Toothpick hide-and-seek: see how a form of camouflage works.
THINK: Many animals have colors or markings on their fur or skin that enable them to blend in with their habitat. Can you name any animals that are color-coded to match their habitat?
PREDICT: Say you have an animal that is camouflaged to match a particular habitat. What do you think would happen if you were to release the animal in an entirely different habitat? Would the animal be easy or hard to find?
1. Divide the class into groups of four to five students.
2. Each group should gather its toothpicks and count out how many there are of each color. Write the total for each color on the board.
3. Your teacher will spread the toothpicks randomly over a large area. When your teacher gives permission, you will have 20 seconds to collect as many toothpicks as you can find and put them in a the bag.
4. Each group counts the number of each color toothpick that was found. Compare the number to the original numbers on the board and record your findings.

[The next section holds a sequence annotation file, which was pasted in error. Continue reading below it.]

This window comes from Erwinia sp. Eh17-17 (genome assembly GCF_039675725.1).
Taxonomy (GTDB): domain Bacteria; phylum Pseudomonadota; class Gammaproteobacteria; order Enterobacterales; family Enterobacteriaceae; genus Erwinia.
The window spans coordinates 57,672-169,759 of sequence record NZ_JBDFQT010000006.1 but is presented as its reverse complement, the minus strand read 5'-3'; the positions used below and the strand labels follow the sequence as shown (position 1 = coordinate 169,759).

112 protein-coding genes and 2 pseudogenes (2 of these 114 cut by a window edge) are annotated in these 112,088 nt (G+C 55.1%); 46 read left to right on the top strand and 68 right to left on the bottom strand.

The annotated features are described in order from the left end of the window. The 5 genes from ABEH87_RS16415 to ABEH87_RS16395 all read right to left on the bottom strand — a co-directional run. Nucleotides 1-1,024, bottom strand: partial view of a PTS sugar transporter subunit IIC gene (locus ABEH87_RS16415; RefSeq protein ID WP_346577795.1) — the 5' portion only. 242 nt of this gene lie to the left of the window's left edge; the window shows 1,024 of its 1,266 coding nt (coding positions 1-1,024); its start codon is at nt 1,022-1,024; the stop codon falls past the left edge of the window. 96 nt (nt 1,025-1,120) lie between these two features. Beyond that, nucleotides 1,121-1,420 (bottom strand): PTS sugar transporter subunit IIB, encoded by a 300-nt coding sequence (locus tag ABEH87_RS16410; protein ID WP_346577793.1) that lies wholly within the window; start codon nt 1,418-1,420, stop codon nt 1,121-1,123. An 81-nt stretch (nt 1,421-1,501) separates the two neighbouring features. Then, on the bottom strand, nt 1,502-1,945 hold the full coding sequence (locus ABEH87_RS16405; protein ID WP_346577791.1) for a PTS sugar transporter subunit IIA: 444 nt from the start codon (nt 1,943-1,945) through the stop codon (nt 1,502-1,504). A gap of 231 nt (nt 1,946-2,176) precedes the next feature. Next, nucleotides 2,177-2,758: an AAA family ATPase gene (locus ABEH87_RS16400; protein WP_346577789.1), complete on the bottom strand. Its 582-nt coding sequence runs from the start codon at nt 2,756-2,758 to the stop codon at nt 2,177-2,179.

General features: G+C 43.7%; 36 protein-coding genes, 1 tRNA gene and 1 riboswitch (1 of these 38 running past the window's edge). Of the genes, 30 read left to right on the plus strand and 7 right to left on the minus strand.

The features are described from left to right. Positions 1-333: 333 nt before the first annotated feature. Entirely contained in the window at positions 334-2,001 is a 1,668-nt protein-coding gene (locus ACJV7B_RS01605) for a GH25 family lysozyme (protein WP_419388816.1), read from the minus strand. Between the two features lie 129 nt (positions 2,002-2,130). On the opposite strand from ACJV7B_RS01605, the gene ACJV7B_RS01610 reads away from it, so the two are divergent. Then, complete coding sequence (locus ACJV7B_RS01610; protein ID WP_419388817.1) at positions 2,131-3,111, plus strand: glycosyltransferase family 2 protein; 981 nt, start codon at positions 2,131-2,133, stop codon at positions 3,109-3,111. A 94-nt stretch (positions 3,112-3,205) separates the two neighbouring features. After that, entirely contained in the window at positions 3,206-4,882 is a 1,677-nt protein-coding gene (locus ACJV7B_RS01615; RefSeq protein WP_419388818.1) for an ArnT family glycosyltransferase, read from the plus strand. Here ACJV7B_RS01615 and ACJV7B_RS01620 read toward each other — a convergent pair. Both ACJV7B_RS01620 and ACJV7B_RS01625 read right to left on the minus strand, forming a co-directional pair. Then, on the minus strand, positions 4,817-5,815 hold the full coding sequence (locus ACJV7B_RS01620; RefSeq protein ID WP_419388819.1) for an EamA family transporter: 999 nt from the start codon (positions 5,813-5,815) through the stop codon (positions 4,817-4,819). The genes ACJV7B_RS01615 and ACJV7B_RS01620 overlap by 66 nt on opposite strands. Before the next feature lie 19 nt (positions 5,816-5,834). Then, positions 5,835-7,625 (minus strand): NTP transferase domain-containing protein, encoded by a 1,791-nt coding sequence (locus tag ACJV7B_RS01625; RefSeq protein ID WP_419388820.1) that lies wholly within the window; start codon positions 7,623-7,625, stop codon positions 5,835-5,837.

5. If possible, repeat steps 2 through 4 on a different type of surface. For example, if the experiment was first performed on grass, try it again on a snowy, rocky, or dirt area.
* Colored plastic toothpicks or hors d'oeuvre forks. Make sure there is at least 6 of each color toothpick or fork per group
* Plastic bag for collecting
* Stopwatch (or watch with a second hand)
* Access to a grassy, snowy, and/or dirt area
* Paper and pencil
1. Which toothpicks were easiest to find? Which were the hardest?
2. Did the color of the ground affect your ability to find certain toothpick colors? Explain.
3. Suppose you performed the experiment on a grassy area and then it snowed. If you tried the experiment again, would you get the same results? Why or why not?
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|Article Type:||Brief article|
|Date:||Jan 1, 2010|
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